Cloud Computing

The Cloud

The definition of "The Cloud" varies greatly by service provider, as do the cloud offerings. Digital Planet provides specific, defined answers to cloud solutions, with real world experience in migration planning from legacy services to cloud based technologies.

Cloud services means services made available to users on demand via the Internet from a cloud computing provider's servers as opposed to being provided from a company's own on-premises servers. Cloud services are designed to provide easy, scalable access to applications, resources and services, and are fully managed by a cloud services provider.

A cloud service can dynamically scale to meet the needs of its users, and because the service provider supplies the hardware and software necessary for the service, there’s no need for a company to provision or deploy its own resources or allocate IT staff to manage the service. Examples of cloud services include online data storage and backup solutions, Web-based e-mail services, hosted office suites and document collaboration services, database processing, managed technical support services and more.

Why move to the cloud?

Purchasing and maintaining IT infrastructure is expensive, and IT staff is forced to spend time on management of the infrastructure instead of spending time on strategic company initiatives. Cloud solutions allow IT resources to focus on strategic projects, not existing aging infrastructure. This applies to all aspects of hardware in the corporate environment, not just software and servers, but Telephony equipment as well.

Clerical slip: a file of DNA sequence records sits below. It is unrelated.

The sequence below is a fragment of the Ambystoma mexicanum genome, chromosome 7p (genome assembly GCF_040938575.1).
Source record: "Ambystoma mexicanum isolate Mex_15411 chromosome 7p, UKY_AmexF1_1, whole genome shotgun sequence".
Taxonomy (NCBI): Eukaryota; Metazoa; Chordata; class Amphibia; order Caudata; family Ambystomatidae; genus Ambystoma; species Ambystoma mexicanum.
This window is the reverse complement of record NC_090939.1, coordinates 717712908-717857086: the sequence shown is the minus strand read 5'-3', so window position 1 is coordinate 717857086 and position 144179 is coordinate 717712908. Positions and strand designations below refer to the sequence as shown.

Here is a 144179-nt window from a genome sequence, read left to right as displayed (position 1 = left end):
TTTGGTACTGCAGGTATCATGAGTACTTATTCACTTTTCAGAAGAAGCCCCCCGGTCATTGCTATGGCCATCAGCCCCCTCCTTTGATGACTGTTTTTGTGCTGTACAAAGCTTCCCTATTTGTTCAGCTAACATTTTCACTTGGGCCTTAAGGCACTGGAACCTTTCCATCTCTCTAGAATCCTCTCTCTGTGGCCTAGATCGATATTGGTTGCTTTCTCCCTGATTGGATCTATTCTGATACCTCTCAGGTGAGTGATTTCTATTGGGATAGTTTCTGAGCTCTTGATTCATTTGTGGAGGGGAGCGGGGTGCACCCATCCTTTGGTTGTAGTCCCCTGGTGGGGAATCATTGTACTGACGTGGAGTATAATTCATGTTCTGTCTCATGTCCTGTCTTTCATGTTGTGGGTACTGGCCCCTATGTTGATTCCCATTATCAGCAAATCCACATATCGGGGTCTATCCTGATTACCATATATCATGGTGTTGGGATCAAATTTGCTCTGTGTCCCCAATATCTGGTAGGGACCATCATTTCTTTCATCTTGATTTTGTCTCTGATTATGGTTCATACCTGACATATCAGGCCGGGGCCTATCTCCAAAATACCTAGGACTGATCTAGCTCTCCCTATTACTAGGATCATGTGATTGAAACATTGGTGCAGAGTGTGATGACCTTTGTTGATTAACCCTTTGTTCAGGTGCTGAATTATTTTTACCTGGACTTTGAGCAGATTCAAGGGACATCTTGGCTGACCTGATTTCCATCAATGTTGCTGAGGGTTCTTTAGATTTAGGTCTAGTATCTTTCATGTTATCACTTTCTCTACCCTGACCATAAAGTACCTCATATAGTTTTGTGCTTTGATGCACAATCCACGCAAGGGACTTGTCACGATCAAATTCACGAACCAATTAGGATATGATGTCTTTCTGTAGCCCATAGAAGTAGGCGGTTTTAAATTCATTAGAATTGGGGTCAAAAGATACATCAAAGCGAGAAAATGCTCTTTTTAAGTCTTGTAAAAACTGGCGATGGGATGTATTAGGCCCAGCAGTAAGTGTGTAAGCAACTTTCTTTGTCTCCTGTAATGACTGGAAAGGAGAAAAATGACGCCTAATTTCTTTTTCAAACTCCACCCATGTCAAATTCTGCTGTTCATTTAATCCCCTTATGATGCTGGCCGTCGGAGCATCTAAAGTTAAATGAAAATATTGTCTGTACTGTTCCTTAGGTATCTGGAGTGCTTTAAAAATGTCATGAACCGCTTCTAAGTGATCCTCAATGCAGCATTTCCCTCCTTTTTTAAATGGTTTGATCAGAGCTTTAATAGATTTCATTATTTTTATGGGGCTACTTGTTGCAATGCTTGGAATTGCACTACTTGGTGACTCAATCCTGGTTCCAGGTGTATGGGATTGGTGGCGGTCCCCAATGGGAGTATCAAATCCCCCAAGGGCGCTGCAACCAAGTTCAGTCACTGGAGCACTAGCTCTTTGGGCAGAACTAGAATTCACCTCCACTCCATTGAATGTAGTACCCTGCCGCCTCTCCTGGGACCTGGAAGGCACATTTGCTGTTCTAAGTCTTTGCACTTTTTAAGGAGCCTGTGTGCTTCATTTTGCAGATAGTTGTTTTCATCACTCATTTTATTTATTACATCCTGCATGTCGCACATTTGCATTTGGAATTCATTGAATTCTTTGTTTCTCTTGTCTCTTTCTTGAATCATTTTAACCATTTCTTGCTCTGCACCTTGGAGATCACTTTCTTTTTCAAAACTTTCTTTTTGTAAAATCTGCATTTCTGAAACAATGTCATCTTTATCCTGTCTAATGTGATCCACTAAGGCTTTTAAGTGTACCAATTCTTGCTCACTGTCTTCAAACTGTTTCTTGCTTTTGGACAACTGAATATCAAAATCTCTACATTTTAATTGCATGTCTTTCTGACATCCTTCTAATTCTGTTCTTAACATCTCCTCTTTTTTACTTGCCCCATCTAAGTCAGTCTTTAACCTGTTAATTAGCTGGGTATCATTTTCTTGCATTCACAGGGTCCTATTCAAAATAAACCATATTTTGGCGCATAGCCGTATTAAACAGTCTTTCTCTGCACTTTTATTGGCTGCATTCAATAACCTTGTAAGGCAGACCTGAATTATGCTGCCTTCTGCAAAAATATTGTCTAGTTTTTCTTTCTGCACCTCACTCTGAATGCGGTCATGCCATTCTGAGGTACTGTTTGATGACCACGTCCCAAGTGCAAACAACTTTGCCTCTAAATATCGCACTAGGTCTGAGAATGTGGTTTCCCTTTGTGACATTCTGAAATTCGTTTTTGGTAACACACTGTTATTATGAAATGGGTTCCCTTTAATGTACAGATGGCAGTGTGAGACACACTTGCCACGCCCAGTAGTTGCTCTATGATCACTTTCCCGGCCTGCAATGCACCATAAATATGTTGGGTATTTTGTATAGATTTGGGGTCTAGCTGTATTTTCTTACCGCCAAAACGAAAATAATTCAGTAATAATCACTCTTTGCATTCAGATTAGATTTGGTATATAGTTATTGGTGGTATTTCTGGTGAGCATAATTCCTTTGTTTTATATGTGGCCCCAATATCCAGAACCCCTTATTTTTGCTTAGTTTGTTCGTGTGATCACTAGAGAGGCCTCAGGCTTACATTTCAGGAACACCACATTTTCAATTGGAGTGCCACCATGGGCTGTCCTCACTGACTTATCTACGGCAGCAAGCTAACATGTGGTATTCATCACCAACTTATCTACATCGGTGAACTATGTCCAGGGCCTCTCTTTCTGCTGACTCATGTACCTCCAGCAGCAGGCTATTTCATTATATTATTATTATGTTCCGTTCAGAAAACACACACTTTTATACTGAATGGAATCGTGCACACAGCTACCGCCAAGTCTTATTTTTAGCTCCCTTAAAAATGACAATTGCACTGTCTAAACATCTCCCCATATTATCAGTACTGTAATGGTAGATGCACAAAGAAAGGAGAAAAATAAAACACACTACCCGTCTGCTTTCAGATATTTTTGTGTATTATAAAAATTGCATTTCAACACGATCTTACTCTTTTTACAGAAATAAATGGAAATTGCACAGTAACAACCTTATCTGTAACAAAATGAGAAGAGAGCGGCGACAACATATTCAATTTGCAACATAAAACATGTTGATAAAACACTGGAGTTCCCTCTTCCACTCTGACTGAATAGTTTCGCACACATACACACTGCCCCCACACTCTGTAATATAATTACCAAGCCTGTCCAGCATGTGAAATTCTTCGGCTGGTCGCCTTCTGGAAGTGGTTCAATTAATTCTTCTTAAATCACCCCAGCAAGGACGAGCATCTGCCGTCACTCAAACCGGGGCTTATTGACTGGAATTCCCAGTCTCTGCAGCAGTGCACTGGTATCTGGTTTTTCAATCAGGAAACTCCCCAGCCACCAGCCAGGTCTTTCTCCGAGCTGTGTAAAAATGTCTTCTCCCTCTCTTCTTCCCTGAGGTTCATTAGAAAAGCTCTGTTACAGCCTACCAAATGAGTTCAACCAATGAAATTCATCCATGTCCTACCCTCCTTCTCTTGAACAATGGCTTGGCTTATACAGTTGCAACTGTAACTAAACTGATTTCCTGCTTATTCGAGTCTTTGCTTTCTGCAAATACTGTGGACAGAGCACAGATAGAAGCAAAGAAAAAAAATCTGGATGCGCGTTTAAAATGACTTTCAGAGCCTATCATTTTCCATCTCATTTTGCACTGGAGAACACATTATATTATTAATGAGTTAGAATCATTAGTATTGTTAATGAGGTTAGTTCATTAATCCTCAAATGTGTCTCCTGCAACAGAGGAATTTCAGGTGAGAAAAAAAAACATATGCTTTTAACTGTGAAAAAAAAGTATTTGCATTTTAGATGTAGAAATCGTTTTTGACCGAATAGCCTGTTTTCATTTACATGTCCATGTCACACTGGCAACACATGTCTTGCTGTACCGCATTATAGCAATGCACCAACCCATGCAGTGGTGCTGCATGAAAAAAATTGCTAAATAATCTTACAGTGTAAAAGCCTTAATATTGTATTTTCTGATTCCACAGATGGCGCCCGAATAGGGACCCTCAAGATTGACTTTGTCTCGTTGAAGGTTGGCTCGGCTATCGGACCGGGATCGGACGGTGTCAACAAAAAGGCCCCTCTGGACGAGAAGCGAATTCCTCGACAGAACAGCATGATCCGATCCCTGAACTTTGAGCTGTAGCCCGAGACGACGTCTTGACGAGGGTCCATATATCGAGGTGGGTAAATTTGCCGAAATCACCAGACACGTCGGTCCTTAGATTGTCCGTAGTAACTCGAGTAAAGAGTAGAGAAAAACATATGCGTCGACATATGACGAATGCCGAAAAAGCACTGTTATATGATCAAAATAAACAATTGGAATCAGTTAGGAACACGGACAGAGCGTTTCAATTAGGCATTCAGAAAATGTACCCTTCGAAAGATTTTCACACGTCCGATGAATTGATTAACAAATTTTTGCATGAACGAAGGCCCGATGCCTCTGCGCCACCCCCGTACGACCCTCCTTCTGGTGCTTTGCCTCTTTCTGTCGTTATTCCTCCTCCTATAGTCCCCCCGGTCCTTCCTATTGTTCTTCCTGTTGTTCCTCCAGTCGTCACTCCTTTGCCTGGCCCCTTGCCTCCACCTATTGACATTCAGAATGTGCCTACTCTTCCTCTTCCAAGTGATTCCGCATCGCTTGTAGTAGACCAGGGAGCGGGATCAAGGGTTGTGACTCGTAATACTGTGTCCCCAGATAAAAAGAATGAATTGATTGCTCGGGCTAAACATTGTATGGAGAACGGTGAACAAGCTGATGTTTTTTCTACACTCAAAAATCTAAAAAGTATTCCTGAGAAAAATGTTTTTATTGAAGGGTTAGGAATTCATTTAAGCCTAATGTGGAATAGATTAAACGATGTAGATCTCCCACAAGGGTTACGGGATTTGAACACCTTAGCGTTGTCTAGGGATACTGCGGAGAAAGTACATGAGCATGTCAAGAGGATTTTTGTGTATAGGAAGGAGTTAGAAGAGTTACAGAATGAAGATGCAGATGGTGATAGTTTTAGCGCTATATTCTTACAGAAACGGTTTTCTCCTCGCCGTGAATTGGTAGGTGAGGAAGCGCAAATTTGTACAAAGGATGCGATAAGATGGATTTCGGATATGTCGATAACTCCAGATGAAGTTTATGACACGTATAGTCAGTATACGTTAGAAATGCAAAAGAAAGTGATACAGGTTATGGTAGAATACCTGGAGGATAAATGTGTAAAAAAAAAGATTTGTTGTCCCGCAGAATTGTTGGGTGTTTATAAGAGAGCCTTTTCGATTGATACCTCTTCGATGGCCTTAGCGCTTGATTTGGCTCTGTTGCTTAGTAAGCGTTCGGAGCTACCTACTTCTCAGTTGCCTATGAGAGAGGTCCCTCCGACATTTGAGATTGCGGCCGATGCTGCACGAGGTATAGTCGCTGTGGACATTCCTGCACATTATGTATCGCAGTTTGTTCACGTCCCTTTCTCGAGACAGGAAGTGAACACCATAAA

What are the types of cloud?

Cloud Network

Private Cloud – Private cloud is the phrase used to describe a cloud computing platform that is implemented within the corporate firewall, under the control of the IT department. A private cloud is designed to offer the same features and benefits of public cloud systems, but removes a number of objections to the cloud computing model including control over enterprise and customer data, worries about security, and issues connected to regulatory compliance.

Public Cloud – A form of cloud computing in which a company relies on a third-party cloud service provider for services such as servers, data storage and applications, which are delivered to the company through the Internet. A public cloud can free companies from the potentially expensive costs of having to purchase, manage and maintain on-premises hardware and software infrastructure. Public clouds can also typically be deployed much faster and with more scalability and accessibility than on-premises infrastructure as a result of the public cloud provider’s expertise and existing infrastructure. Public cloud subscribers may pay pay-as-you-go fees or fixed monthly fees for the public cloud services they utilize.

Hybrid Cloud – A combined form of private clouds and public clouds in which some critical data resides in the enterprise’s private cloud while other data is stored in and accessible from a public cloud. Hybrid clouds seek to deliver the advantages of scalability, reliability, rapid deployment and potential cost savings of public clouds with the security and increased control and management of private clouds.